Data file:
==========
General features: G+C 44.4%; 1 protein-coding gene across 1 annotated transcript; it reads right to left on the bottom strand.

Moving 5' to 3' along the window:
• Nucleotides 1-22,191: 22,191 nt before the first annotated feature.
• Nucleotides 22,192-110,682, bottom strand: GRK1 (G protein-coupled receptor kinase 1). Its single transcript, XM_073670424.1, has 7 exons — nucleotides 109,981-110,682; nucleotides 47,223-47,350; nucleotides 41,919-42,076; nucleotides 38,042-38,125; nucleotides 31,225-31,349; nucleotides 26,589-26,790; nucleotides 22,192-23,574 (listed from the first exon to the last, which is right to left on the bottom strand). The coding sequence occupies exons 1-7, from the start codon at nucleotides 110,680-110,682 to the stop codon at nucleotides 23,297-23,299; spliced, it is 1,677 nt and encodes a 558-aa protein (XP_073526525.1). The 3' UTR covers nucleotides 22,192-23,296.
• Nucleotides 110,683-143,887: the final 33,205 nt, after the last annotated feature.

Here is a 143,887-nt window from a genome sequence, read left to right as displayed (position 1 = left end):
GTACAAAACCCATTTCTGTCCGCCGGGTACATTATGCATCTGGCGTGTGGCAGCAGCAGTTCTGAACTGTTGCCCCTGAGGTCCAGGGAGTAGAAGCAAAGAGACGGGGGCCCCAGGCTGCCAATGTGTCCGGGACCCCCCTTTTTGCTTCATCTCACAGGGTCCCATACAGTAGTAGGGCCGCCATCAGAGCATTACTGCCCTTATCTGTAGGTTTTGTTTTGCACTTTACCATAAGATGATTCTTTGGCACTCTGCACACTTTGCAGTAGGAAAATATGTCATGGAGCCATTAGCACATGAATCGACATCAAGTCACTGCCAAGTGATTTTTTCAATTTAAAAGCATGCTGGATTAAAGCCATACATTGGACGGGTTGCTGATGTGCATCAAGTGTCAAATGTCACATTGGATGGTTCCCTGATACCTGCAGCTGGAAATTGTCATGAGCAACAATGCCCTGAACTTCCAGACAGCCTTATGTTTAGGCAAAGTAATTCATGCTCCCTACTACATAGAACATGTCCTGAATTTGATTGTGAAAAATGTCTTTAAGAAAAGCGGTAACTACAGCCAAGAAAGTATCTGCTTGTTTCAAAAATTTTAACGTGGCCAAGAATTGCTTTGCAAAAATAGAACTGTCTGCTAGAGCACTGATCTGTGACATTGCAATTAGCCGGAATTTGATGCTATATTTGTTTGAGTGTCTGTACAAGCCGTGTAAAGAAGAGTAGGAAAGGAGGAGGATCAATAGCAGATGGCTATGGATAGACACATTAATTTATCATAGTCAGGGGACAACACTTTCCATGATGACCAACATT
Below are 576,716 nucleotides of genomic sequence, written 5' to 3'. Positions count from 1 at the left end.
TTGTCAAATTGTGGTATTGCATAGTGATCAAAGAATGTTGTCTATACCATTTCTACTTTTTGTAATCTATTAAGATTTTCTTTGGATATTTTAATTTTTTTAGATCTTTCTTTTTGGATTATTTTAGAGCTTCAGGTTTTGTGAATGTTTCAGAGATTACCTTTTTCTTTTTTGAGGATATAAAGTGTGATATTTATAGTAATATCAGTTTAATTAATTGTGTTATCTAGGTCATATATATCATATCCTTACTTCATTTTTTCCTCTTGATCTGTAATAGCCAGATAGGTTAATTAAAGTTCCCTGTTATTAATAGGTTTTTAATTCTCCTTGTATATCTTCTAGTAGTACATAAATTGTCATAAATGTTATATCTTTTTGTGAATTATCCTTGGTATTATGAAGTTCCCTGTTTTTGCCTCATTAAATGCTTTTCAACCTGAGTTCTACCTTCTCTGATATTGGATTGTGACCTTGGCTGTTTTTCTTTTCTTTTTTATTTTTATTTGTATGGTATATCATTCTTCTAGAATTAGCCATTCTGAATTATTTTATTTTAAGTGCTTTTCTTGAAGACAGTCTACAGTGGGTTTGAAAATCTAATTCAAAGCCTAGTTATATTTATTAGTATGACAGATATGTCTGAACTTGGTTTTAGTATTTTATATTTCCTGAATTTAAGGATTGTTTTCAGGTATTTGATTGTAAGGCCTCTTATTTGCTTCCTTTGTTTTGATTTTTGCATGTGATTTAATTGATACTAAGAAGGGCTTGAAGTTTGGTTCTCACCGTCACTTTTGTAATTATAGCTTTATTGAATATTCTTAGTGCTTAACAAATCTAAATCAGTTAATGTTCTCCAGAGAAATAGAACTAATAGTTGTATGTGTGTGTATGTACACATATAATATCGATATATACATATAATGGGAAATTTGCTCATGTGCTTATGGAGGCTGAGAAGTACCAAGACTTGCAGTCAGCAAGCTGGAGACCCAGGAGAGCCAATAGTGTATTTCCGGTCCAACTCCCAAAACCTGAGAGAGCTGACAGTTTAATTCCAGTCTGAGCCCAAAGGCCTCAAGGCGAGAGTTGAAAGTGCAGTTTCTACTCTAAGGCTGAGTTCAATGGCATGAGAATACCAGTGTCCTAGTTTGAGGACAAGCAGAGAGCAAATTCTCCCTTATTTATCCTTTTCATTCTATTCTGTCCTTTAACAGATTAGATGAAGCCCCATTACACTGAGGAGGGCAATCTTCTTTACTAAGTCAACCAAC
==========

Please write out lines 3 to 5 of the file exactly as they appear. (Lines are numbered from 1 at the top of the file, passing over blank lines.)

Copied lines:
• Nucleotides 1-22,191: 22,191 nt before the first annotated feature.
• Nucleotides 22,192-110,682, bottom strand: GRK1 (G protein-coupled receptor kinase 1). Its single transcript, XM_073670424.1, has 7 exons — nucleotides 109,981-110,682; nucleotides 47,223-47,350; nucleotides 41,919-42,076; nucleotides 38,042-38,125; nucleotides 31,225-31,349; nucleotides 26,589-26,790; nucleotides 22,192-23,574 (listed from the first exon to the last, which is right to left on the bottom strand). The coding sequence occupies exons 1-7, from the start codon at nucleotides 110,680-110,682 to the stop codon at nucleotides 23,297-23,299; spliced, it is 1,677 nt and encodes a 558-aa protein (XP_073526525.1). The 3' UTR covers nucleotides 22,192-23,296.
• Nucleotides 110,683-143,887: the final 33,205 nt, after the last annotated feature.